Virgin Cults and Raphael's Santa Cecilia

September 24, 2012

Raphael's astounding Santa Cecilia was one of the major highlights of the Late Raphael exhibition at the Prado. In preparing a summary of this picture, the distinctive musical elements of the composition initially seemed to be the most dominant aspect of the literature on the piece. However, a closer examination of the patron and the intended recipient of the work revealed a fascinating glimpse into the turmoil of the Italian wars in the early sixteenth century, and its psychosocial effect on the populations affected by this conflict. Historians examining the period noted the prevalence of "The Cult of the Virgin", characterised by the reverence of chaste married women during the period between 1506 and 1520 in particular. One of these women was Elena Duglioli, wife of a Bolognese notary Benedetto Dall'Olio. It was in honour of this unique woman that Raphael was sought to portray Saint Cecilia, the most famous of chaste visionaries. The following post draws on many sources, aiming to provide a succinct and demystified account with an emphasis on the panel and its patrons.

Santa Cecilia
Saint Cecilia in Ecstasy,  The Vision of Saint Cecilia
c.1514 (De Vecchi 1987 ; Meyer zur Capellen 2008) ; c.1515-16 (Henry and Joannides 2012)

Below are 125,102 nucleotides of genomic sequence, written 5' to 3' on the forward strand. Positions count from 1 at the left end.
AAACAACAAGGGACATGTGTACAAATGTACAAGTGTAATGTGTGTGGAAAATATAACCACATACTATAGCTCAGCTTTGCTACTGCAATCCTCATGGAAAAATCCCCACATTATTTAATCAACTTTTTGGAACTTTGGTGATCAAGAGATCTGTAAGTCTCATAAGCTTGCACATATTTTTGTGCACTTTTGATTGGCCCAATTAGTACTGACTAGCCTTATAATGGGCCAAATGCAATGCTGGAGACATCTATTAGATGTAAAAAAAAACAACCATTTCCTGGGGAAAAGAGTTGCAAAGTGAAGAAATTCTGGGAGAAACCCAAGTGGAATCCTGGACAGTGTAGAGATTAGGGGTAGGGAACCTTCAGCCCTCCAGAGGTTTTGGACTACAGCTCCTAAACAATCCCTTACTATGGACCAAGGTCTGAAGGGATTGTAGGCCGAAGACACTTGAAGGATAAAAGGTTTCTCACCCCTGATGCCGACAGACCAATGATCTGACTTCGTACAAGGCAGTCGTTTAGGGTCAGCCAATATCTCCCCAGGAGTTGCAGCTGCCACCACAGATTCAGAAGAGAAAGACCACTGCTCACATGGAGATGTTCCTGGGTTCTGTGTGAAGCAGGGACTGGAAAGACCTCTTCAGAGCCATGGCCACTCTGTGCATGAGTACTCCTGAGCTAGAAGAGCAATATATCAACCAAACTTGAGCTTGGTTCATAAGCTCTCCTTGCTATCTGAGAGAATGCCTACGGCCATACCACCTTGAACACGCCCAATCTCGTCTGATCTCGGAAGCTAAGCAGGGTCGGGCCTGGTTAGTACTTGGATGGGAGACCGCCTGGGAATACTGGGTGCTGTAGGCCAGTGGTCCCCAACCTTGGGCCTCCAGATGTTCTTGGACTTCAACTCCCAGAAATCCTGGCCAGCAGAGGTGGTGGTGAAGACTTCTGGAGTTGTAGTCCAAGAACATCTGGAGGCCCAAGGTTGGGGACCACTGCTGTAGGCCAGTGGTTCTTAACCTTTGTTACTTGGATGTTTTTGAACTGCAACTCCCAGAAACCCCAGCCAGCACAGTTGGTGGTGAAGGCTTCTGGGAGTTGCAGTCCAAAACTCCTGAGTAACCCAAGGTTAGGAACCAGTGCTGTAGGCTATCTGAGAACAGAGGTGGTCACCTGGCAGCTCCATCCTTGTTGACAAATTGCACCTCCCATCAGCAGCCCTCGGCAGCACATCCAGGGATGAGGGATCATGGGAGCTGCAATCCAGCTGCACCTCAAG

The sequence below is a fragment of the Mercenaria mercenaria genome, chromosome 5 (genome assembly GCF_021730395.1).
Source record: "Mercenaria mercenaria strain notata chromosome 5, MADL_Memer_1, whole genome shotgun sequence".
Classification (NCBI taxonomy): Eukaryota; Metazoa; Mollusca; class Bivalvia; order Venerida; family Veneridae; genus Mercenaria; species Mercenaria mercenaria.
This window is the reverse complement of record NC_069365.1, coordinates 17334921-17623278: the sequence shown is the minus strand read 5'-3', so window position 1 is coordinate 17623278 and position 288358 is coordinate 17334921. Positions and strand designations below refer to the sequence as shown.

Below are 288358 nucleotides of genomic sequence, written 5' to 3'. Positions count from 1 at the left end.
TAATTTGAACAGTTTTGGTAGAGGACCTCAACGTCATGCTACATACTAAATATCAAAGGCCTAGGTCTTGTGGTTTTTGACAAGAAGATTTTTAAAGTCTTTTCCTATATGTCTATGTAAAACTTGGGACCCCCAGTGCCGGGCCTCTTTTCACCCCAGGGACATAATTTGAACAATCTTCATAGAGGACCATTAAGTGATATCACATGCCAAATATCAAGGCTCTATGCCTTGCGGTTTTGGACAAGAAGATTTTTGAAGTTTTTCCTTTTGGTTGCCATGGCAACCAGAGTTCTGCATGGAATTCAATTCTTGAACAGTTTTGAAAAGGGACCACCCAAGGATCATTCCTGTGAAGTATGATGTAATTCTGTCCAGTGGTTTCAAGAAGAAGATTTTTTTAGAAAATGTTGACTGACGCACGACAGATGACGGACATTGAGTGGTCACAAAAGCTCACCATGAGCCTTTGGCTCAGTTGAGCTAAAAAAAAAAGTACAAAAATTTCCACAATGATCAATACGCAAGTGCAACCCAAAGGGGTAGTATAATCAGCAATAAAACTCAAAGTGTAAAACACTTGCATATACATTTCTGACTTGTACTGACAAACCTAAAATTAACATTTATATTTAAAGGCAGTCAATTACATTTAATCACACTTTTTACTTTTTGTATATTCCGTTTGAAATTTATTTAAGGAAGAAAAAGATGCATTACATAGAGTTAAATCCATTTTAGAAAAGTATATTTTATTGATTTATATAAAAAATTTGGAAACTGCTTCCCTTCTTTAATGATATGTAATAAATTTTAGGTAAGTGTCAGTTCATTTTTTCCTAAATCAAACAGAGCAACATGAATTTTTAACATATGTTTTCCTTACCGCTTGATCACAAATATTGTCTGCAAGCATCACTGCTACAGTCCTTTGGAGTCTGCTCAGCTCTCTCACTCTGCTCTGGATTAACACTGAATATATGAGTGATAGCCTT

Pinacoteca Nazionale (National Picture Gallery), Bologna. Italy. inv. 577
Oil on wood panel, transferred to canvas
238.5 x 155 cm
Listed by custodian institution as an autograph work by Raphael

c.1514 Commissioned for the chapel of Elena Duglioli Dall'Olio, wife of Benedetto Dall'Olio at the Convent of San Giovanni in Monte, Bologna.
1796 Removed to Paris by Napoleonic forces ; canvas transfer occurred in 1803.
1815 Returned to Bologna, now in the National Picture Gallery.

Subject - Iconography and composition
The central figure of Saint Cecilia is surrounded by saints. On the far left is Saint Paul, holding a letter and sword while gazing downwards in deep contemplation. A graceful Saint John the Evangelist stands behind Saint Cecilia's right hand side, clearly identifiable by his iconographic attribute - an eagle, which sits on large bound book at his feet, representing his gospel. The figure of Saint John  gazes directly at Saint Augustine, who stands behind Saint Cecilia's left hand side. On the far right is Mary Magdalene, identified by her customary ointment jar, with her head turned directly toward the viewer. Saint Cecilia is the only figure glancing upwards, aware of the heavenly choir above. The 1568/9 edition of Vasari provides this succinct description:
In it is a S. Cecilia, who, entranced by a choir of angels on high, stands listening to the sound, wholly absorbed in the harmony; and in her countenance is seen that abstraction which is found in the faces of those who are in ecstasy. Scattered about the ground, moreover, are musical instruments, which have the appearance of being, not painted, but real and true; and such, also, are some veils that she is wearing, with vestments woven in silk and gold, and, below these, a marvelous hair-shirt.[1]
The golden dress and hair shirt referred to corresponds to the description of Saint Cecilia in the Legenda Aurea (Golden Legend), also known as the Legenda Sanctorum (Legends of the Saints) - originally a thirteenth century text which was a popular source of ideas for artists of the later Middle Ages and Renaissance:
When this blessed virgin should be espoused to a young man named Valerian, and the day of the wedding was come, she was clad in royal clothes of gold, but under she wore the hair.[2]